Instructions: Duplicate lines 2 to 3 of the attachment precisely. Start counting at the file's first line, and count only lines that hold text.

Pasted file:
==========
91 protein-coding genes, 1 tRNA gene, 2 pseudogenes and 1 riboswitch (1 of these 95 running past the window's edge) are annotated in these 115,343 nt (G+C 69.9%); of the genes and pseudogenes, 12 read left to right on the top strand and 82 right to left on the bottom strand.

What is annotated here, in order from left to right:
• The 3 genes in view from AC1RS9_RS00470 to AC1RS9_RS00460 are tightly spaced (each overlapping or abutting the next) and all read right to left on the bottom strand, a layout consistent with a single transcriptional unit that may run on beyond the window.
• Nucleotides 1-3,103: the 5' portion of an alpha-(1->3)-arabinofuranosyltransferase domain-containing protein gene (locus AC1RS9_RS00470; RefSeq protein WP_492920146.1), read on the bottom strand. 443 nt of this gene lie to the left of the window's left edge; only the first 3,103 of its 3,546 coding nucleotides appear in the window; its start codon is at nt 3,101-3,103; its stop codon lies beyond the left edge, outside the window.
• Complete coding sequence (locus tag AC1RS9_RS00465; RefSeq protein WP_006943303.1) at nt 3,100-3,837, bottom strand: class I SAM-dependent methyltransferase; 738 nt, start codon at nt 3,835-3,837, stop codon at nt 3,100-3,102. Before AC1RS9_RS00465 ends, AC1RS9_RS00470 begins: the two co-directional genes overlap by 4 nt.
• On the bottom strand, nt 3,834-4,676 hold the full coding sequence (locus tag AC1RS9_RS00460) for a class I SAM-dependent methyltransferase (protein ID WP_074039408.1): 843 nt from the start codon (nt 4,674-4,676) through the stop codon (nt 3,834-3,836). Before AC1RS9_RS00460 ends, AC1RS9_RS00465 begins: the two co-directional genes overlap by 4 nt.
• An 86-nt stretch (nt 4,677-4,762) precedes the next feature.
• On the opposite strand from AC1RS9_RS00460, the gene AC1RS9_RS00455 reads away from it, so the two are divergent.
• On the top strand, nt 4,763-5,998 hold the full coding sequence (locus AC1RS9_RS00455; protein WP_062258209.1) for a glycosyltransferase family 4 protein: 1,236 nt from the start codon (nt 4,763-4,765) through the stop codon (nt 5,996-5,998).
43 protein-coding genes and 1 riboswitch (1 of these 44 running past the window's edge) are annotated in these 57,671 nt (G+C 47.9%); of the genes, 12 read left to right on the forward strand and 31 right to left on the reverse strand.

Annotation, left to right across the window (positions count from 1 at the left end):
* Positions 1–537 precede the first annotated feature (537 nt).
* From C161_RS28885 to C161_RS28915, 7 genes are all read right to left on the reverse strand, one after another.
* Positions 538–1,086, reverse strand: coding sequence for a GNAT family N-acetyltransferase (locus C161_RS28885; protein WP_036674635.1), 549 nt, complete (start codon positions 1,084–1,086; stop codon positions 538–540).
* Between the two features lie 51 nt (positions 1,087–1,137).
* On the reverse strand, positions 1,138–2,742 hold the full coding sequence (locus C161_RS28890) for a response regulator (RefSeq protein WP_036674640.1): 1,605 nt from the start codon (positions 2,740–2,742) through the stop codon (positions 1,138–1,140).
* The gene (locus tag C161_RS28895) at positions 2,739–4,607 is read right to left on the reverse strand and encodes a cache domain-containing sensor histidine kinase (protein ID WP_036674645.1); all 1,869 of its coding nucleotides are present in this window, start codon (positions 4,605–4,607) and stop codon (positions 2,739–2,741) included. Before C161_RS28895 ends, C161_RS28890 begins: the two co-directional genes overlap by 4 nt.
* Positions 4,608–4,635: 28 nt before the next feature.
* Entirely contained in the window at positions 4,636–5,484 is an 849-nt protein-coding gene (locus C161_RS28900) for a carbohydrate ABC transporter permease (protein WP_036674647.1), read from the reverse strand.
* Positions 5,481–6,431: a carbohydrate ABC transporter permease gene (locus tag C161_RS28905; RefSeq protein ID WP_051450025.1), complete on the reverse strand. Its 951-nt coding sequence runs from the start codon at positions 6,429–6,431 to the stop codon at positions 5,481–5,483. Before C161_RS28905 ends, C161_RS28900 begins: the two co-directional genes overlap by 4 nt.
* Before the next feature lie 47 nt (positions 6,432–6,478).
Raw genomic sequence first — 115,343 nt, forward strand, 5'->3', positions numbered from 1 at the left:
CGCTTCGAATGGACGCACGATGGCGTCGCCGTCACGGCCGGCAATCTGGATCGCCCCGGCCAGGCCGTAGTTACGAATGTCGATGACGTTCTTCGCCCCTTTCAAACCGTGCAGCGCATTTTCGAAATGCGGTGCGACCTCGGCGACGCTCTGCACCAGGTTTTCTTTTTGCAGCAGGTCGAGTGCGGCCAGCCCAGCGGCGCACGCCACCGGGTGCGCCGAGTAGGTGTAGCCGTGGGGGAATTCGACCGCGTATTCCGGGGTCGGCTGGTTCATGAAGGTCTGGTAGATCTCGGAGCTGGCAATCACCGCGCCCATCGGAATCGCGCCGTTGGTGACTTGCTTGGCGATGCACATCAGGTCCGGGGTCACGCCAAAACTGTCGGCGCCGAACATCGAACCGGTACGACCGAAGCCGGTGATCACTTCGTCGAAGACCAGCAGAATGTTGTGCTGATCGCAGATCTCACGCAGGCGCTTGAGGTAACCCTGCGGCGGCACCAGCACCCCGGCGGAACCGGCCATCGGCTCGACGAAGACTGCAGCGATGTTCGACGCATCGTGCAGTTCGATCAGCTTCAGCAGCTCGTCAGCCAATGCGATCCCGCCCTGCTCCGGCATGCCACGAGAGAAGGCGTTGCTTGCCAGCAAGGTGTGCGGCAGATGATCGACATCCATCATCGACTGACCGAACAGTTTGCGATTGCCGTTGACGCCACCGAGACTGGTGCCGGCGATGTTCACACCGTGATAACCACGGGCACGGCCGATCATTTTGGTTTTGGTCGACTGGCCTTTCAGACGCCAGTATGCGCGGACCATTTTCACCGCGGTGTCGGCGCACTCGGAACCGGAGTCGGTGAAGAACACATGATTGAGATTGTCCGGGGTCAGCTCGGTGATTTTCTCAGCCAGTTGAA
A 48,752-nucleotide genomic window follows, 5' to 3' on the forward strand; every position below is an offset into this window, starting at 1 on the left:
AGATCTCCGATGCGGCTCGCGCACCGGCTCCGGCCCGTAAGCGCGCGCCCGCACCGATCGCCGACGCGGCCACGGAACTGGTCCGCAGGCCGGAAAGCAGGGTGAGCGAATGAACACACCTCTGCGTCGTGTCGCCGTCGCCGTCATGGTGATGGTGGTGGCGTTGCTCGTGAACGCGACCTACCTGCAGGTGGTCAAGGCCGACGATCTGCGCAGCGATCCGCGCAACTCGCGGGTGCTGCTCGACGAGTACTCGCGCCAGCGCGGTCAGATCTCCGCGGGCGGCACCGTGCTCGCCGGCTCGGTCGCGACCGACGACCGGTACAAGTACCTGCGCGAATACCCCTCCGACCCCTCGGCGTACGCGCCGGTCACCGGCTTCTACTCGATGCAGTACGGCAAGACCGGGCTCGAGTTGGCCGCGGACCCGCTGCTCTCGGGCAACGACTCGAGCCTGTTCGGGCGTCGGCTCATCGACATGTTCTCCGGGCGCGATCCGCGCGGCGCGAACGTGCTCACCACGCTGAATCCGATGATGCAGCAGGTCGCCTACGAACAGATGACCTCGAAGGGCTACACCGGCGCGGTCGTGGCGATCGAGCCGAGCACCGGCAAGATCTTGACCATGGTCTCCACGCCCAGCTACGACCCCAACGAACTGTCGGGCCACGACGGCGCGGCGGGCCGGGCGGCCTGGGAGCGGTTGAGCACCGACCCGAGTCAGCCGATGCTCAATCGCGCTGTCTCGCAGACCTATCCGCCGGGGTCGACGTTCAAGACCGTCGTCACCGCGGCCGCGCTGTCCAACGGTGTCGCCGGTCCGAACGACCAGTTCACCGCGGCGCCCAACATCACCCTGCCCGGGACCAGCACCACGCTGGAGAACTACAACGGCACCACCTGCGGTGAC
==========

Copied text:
What is annotated here, in order from left to right:
• The 3 genes in view from AC1RS9_RS00470 to AC1RS9_RS00460 are tightly spaced (each overlapping or abutting the next) and all read right to left on the bottom strand, a layout consistent with a single transcriptional unit that may run on beyond the window.